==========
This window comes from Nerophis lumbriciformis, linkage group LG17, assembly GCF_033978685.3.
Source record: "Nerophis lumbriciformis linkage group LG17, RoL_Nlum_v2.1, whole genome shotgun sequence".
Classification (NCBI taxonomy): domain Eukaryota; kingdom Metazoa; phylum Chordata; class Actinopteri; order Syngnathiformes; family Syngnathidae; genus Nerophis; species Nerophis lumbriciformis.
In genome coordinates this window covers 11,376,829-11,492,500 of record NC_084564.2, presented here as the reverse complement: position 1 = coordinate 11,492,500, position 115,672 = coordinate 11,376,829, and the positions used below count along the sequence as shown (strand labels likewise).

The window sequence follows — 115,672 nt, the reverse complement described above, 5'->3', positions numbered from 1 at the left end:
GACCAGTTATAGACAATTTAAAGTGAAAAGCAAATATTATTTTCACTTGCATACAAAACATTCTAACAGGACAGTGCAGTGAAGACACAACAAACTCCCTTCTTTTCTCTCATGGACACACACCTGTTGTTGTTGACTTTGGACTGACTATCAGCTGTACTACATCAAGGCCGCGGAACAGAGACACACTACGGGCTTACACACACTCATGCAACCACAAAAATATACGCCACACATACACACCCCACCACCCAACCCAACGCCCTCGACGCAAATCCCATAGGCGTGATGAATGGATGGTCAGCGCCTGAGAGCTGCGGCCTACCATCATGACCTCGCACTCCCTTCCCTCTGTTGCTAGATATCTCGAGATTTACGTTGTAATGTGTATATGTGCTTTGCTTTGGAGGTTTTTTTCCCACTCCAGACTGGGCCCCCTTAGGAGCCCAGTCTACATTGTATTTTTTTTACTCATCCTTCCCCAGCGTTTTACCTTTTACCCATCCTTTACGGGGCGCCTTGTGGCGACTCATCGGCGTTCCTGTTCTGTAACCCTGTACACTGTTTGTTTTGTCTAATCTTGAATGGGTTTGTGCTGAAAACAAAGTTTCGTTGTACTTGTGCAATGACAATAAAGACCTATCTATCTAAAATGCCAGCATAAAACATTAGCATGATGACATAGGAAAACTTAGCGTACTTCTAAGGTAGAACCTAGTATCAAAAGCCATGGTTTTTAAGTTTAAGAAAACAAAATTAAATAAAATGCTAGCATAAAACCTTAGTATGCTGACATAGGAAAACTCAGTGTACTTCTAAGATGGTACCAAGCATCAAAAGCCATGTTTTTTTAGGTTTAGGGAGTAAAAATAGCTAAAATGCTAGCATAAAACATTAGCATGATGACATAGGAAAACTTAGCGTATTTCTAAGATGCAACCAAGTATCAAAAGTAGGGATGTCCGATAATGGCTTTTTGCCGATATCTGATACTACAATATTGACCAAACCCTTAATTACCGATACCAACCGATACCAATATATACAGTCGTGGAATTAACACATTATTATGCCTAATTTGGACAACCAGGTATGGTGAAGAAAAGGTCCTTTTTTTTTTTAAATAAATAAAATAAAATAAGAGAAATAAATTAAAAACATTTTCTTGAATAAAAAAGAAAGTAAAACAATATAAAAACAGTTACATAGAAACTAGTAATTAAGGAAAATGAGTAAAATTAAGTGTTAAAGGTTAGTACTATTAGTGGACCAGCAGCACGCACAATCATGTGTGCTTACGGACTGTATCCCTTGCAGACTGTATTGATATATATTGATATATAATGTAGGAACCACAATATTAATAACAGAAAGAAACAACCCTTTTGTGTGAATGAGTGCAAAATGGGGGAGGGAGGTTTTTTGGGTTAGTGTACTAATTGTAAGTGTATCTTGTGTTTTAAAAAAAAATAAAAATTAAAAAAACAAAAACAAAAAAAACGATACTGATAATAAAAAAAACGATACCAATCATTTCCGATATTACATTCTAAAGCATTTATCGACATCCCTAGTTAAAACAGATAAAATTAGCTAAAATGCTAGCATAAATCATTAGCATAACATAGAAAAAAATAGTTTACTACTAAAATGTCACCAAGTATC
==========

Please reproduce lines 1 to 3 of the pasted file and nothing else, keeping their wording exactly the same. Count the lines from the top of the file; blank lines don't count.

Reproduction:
This window comes from Nerophis lumbriciformis, linkage group LG17, assembly GCF_033978685.3.
Source record: "Nerophis lumbriciformis linkage group LG17, RoL_Nlum_v2.1, whole genome shotgun sequence".
Classification (NCBI taxonomy): domain Eukaryota; kingdom Metazoa; phylum Chordata; class Actinopteri; order Syngnathiformes; family Syngnathidae; genus Nerophis; species Nerophis lumbriciformis.